Garcia-Milian v. Holder

Summarized by:

  • Court: 9th Circuit Court of Appeals Archives
  • Area(s) of Law: Immigration
  • Date Filed: 09-18-2013
  • Case #: 09-71461
  • Judge(s)/Court Below: Circuit Judge Ikuta for the Court; Circuit Judge O’Scannlain; Partial Concurrence and Partial Dissent by Circuit Judge Paez.
  • Full Text Opinion

The threat of physical harm unrelated to a political opinion is not a valid ground for asylum; absent a showing of corruption or other inability to investigate by local authorities the threat does not raise an inference that public officials are likely to acquiesce in future torture.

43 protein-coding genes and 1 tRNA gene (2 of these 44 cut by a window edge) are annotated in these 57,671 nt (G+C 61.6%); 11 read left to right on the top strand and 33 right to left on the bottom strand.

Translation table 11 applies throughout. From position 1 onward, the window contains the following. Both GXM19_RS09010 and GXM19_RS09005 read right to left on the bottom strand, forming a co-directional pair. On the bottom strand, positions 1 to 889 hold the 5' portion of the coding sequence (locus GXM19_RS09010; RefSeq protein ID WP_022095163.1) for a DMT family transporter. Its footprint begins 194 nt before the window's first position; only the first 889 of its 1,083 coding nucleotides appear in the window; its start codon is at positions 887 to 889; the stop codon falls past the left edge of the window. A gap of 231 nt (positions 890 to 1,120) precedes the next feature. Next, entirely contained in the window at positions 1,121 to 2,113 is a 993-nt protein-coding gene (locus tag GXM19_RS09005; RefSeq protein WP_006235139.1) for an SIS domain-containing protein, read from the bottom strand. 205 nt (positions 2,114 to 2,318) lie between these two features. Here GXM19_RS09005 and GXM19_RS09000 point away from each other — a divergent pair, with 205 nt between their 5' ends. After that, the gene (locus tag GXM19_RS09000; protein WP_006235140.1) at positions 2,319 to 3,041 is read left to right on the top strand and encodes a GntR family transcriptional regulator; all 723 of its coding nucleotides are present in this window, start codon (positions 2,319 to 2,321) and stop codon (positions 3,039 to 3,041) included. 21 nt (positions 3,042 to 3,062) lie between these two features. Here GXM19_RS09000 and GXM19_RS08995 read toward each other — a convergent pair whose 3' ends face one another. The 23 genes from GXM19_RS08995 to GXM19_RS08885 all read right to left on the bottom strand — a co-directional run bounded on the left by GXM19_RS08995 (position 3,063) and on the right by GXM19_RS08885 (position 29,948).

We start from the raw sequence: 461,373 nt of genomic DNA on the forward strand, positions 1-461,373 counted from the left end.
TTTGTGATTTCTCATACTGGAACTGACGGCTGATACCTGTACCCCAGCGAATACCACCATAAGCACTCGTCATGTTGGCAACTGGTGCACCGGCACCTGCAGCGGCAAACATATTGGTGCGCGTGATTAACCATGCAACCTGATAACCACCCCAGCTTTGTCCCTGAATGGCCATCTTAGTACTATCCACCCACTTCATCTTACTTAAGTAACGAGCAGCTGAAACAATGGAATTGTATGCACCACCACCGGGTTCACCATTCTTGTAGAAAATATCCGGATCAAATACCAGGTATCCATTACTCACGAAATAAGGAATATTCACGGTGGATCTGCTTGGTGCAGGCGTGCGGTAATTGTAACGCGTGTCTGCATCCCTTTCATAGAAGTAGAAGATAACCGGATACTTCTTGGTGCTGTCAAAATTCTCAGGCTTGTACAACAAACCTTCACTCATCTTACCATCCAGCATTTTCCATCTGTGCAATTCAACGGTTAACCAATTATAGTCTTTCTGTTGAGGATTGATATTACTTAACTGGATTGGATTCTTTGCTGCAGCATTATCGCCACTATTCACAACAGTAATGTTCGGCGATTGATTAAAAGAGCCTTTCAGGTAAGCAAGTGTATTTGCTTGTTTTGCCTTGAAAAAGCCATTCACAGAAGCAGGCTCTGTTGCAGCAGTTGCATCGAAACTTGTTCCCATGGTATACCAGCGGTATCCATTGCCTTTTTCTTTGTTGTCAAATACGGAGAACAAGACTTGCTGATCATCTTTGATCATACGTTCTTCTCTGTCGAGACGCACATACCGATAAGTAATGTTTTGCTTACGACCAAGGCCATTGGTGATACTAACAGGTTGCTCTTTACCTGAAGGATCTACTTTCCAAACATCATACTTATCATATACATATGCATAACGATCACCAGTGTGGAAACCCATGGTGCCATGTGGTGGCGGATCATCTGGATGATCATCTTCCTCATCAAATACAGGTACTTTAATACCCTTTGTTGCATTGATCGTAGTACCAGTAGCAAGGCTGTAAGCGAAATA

Lydia Garcia-Milian, a Guatemalan native and citizen, petitioned for review denial of her applications for asylum, withholding of removal, and relief under the Convention Against Torture (“CAT”) by the Board of Immigration Appeals (“BIA”). While in Guatemala, Garcia-Milian was unaware that her husband was in a guerilla group as the two did not discuss politics. Two masked men appeared at her home looking for her husband because of his guerilla group association. She told the men a false location of her husband, and subsequently they beat and raped her. Before leaving they told Garcia-Milian that if they could not find her husband they would return and kill her. She reported the incident to authorities, but they did not investigate because she could not identify the men. Fearing they would return to kill her, she fled the country. The IJ and BIA denied Garcia-Milian’s claims because she failed to establish a nexus between the incident and protected grounds under the Act, and to establish that it would be more likely than not that she would face torture with consent or willful blindness of a government officer. Applicants for asylum bear the burden of proving persecution was based “on account of race, religion, membership in a particular social group, or political opinion.” The Ninth Circuit held that the facts did not compel a reasonable fact finder to conclude that Garcia-Milian was subject to persecution because of imputed political beliefs. Garcia-Milian also failed to establish she would likely be tortured if returned to Guatemala with the acquiescence of a public official. Here, the government did not acquiesce, but took steps to combat the violence. The panel denied Garcia-Milian’s petition because the evidence did not compel the conclusion that Garcia-Milian was persecuted because of an imputed political opinion and the attack occurred with the consent of the Guatemalan government. PETITION FOR REVIEW DENIED.

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